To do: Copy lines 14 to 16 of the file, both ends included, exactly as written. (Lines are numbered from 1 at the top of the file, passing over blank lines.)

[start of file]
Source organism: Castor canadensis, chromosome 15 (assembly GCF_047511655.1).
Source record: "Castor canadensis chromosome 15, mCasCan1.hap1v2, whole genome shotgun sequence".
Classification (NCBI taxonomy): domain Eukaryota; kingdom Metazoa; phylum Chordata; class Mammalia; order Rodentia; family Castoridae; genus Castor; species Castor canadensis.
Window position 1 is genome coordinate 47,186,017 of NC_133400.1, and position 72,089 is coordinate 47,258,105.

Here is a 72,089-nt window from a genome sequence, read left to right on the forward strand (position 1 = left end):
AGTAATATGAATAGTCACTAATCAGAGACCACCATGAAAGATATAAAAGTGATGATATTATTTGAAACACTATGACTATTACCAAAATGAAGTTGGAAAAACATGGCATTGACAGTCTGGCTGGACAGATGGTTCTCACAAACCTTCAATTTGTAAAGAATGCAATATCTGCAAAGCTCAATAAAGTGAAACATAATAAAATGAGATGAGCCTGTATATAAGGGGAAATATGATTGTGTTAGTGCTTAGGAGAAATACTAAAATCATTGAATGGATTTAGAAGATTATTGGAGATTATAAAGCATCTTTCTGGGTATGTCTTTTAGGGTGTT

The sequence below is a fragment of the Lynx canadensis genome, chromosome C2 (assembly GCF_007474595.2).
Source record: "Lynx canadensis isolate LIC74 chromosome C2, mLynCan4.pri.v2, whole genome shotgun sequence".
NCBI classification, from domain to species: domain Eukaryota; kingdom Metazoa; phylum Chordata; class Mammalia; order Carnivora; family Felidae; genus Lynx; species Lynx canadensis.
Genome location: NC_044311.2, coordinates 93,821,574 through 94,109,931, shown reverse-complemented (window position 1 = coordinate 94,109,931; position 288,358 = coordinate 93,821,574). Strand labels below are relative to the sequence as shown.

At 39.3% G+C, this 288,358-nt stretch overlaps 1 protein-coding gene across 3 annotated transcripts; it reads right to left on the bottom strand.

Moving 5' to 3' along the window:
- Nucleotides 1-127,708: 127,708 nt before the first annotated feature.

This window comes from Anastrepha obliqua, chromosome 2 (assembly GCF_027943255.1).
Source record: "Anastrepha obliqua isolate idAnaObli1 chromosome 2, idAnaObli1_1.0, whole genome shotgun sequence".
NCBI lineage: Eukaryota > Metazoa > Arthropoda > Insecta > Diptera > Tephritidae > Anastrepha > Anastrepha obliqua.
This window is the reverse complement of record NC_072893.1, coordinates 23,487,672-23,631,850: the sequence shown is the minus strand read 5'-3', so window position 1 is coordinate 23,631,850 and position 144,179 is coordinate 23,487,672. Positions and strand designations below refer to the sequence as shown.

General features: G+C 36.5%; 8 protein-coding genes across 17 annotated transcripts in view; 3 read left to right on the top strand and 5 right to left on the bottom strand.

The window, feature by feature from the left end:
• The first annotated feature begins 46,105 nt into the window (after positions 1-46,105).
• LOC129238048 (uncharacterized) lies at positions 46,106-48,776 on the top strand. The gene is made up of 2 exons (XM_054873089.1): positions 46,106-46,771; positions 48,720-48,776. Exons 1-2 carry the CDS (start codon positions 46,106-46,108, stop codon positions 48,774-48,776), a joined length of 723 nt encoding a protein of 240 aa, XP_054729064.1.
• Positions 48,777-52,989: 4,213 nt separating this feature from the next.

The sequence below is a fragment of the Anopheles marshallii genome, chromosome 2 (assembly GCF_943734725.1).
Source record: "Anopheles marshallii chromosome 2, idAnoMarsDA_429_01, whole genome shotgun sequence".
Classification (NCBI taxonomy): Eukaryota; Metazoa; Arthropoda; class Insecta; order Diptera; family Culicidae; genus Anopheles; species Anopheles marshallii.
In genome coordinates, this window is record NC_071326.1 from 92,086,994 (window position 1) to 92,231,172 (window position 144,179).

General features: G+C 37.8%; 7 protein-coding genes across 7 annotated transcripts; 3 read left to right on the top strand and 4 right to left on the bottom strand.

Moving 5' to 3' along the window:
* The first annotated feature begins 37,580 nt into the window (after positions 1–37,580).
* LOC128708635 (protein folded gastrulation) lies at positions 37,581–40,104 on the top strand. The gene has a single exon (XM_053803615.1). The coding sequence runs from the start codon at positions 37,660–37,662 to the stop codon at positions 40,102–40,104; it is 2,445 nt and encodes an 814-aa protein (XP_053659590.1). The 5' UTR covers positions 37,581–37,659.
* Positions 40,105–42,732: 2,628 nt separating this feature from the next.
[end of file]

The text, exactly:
This window comes from Anastrepha obliqua, chromosome 2 (assembly GCF_027943255.1).
Source record: "Anastrepha obliqua isolate idAnaObli1 chromosome 2, idAnaObli1_1.0, whole genome shotgun sequence".
NCBI lineage: Eukaryota > Metazoa > Arthropoda > Insecta > Diptera > Tephritidae > Anastrepha > Anastrepha obliqua.